Off to surgery we go, off to surgery we go, hi ho the merry-oh! It’s off to surgery we go. I was not anxious about the surgery knowing that this too is wholly in the Lord’s capable hands. I am sure the lack of anxiousness also stems from the quality of care I sense I am getting at Virginia Mason. The other bigger factor in my level of calm is all the prayers!! A dear woman from church, “Friend B”, came to take me to surgery. This would be her third trip this week to Virginia Mason. Trip 2 “Arrow” & I got a ride in with the orthopedic office manager who lives just up the street from me. “Friend B” was such a blessing to us, sacrificing her family time to take me to my doctor appointments.
On the morning of surgery (August 5th) I was able to take the Arnica at 10 AM & again at 11 AM. After that I was in the surgery prep area. Before I entered the surgery area I stopped in the gift shop and purchased a lovely scarf. I had plans for it… later. That ‘s also when I sneaked in my last pre-surgery dose of Arnica. “Arrow” and “Friend B” waited for me…
I was whisked off to the pre-surgery area where I got to change my clothes for one of those hospital nightgowns… why oh why do they tie in the back?? And how would I manage THAT with one usable arm? Ah, one of the nurses helped me. She also had to put “tape” over my earrings. These are the small diamond ones given to me by my mother-in-law. I never take them off and how would I do that with only one arm??? I think they asked me my name & birth date & if I was allergic to anything at least 10 times. The first nurse came to put in my IV and I asked her my standard question, “are you good at inserting IVs into deep veins??” I have deep veins that all but the most experienced have trouble inserting IVs into. I am DONE with allowing one who is inexperienced to poke around and around my veins in an attempt to find my veins. I have had my share of bruising from all that! She told me if she couldn’t get it on the first try she would call over one who could. She couldn’t find my veins… they are in there. The anesthesiologist came over and inserted the IV into a vein in my hand. The first nurse’s comment was, ‘oh, I would never have tried that one’! He got it in one poke, and I never had a bruise.
After that, and more asking of allergies, my name and birth date, I was wheeled into the surgery recovery area to finish my prep. I was going to be given a nerve blocker. But first they painted my arm with some lovely turquoise antiseptic stuff. I got to watch the sonogram while they found the nerves and injected the ‘stuff’. It numbed my arm from the elbow to the fingertips.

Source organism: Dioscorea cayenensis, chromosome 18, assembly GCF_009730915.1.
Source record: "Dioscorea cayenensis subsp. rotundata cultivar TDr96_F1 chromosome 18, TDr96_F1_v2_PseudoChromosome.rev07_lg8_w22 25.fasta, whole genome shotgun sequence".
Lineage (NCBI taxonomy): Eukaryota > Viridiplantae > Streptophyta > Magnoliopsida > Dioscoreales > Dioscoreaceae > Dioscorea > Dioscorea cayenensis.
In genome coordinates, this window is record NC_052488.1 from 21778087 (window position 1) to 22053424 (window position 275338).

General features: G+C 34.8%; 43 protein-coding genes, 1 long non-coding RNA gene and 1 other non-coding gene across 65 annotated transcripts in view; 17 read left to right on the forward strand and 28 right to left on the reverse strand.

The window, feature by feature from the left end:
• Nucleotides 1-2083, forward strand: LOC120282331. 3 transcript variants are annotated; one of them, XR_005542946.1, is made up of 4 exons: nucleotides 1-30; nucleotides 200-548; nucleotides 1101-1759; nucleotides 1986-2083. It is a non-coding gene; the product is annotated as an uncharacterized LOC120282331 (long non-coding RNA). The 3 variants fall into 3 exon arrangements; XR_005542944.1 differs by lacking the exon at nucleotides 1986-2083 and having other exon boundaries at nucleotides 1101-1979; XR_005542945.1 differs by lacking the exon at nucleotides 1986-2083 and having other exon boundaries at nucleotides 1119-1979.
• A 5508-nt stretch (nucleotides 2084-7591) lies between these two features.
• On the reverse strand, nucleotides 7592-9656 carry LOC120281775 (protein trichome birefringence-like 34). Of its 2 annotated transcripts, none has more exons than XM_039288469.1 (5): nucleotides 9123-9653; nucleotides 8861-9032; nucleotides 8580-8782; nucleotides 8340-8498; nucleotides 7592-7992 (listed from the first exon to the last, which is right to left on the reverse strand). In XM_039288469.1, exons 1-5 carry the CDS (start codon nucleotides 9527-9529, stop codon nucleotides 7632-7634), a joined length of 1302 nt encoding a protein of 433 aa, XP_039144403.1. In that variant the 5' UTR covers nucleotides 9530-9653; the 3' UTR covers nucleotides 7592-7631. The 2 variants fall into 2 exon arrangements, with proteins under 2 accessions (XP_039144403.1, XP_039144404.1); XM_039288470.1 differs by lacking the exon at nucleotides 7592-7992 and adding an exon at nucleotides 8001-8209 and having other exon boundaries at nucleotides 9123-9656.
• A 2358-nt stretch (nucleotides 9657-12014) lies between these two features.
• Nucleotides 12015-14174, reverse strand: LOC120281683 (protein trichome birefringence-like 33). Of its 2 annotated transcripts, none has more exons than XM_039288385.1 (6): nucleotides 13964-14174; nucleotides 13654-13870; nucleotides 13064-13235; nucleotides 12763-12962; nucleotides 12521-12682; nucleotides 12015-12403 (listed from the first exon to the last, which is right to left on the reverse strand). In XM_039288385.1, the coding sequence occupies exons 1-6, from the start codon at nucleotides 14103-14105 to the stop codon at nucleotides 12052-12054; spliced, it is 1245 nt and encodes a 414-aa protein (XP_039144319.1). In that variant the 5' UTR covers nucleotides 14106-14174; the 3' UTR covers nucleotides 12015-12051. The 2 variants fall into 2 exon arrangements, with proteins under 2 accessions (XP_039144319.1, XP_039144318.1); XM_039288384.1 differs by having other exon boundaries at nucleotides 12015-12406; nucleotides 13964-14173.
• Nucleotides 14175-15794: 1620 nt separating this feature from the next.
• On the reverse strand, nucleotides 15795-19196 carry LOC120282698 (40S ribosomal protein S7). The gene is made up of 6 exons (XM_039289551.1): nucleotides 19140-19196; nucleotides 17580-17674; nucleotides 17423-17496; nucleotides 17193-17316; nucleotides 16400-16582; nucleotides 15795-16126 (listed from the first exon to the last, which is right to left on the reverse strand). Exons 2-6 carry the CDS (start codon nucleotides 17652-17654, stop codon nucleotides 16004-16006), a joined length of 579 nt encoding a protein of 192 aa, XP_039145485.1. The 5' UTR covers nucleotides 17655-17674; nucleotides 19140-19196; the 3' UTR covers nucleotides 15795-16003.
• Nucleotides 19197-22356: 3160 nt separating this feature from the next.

Because my surgery was being ‘squeezed in’ I did not meet the surgeon until a few minutes prior to surgery. It was squeezed because I didn’t know I had a referral for orthopedic surgery until two days before my surgery! By that time the break was already a week old and it was going to soon be VERY important to have the bone in the proper place… BEFORE it started it’s healing! He and all the surgery staff at Virginia Mason were very kind & gentle & explained all possibilities that might happen to fix my arm. Not only were they all of the above, they were also thorough. The surgeon, whom I had only JUST met, proceeded to write “left wrist” on my left turquoise-colored bicep!! I feel so much better knowing my surgeon knows this. 🙂
I got option A: a “left distal radius closed reduction percutaneous pinning & casting”. They need to pin the two bone halves so they are kept in place while they heal. Only small holes are made for this, and a brief ‘going under’. The same stuff used in ER that had no ‘recovery’ time! I was also told it is similar to the Novocaine used at the dentist’s office. The surgery was done by x-ray. One immediate bonus to the surgery is the pain level is greatly reduced because the bones will be aligned properly and not rubbing wrong or whatever they do that causes the current pain.